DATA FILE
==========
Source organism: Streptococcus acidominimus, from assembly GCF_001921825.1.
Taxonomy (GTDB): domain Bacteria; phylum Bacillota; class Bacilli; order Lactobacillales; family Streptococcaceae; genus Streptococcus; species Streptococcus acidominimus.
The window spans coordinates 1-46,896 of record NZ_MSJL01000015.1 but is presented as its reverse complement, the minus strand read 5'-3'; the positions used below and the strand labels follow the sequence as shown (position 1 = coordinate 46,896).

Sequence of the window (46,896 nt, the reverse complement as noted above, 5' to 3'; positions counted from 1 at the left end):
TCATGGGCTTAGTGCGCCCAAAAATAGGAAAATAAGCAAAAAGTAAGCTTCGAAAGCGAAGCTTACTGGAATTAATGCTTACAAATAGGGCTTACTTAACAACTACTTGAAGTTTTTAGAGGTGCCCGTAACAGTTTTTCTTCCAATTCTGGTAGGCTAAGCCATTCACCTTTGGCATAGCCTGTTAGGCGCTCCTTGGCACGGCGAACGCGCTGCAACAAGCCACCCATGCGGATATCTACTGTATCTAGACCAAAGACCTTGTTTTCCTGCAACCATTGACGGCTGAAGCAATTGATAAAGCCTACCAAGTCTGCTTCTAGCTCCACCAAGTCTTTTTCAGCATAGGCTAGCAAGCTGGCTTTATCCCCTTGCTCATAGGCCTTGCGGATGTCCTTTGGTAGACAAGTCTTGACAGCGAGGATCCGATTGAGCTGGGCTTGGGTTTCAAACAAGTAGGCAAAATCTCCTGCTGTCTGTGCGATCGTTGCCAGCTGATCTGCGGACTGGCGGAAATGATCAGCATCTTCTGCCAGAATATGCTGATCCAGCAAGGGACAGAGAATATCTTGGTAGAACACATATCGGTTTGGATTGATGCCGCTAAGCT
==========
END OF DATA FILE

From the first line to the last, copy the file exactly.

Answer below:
Source organism: Streptococcus acidominimus, from assembly GCF_001921825.1.
Taxonomy (GTDB): domain Bacteria; phylum Bacillota; class Bacilli; order Lactobacillales; family Streptococcaceae; genus Streptococcus; species Streptococcus acidominimus.
The window spans coordinates 1-46,896 of record NZ_MSJL01000015.1 but is presented as its reverse complement, the minus strand read 5'-3'; the positions used below and the strand labels follow the sequence as shown (position 1 = coordinate 46,896).

Sequence of the window (46,896 nt, the reverse complement as noted above, 5' to 3'; positions counted from 1 at the left end):
TCATGGGCTTAGTGCGCCCAAAAATAGGAAAATAAGCAAAAAGTAAGCTTCGAAAGCGAAGCTTACTGGAATTAATGCTTACAAATAGGGCTTACTTAACAACTACTTGAAGTTTTTAGAGGTGCCCGTAACAGTTTTTCTTCCAATTCTGGTAGGCTAAGCCATTCACCTTTGGCATAGCCTGTTAGGCGCTCCTTGGCACGGCGAACGCGCTGCAACAAGCCACCCATGCGGATATCTACTGTATCTAGACCAAAGACCTTGTTTTCCTGCAACCATTGACGGCTGAAGCAATTGATAAAGCCTACCAAGTCTGCTTCTAGCTCCACCAAGTCTTTTTCAGCATAGGCTAGCAAGCTGGCTTTATCCCCTTGCTCATAGGCCTTGCGGATGTCCTTTGGTAGACAAGTCTTGACAGCGAGGATCCGATTGAGCTGGGCTTGGGTTTCAAACAAGTAGGCAAAATCTCCTGCTGTCTGTGCGATCGTTGCCAGCTGATCTGCGGACTGGCGGAAATGATCAGCATCTTCTGCCAGAATATGCTGATCCAGCAAGGGACAGAGAATATCTTGGTAGAACACATATCGGTTTGGATTGATGCCGCTAAGCT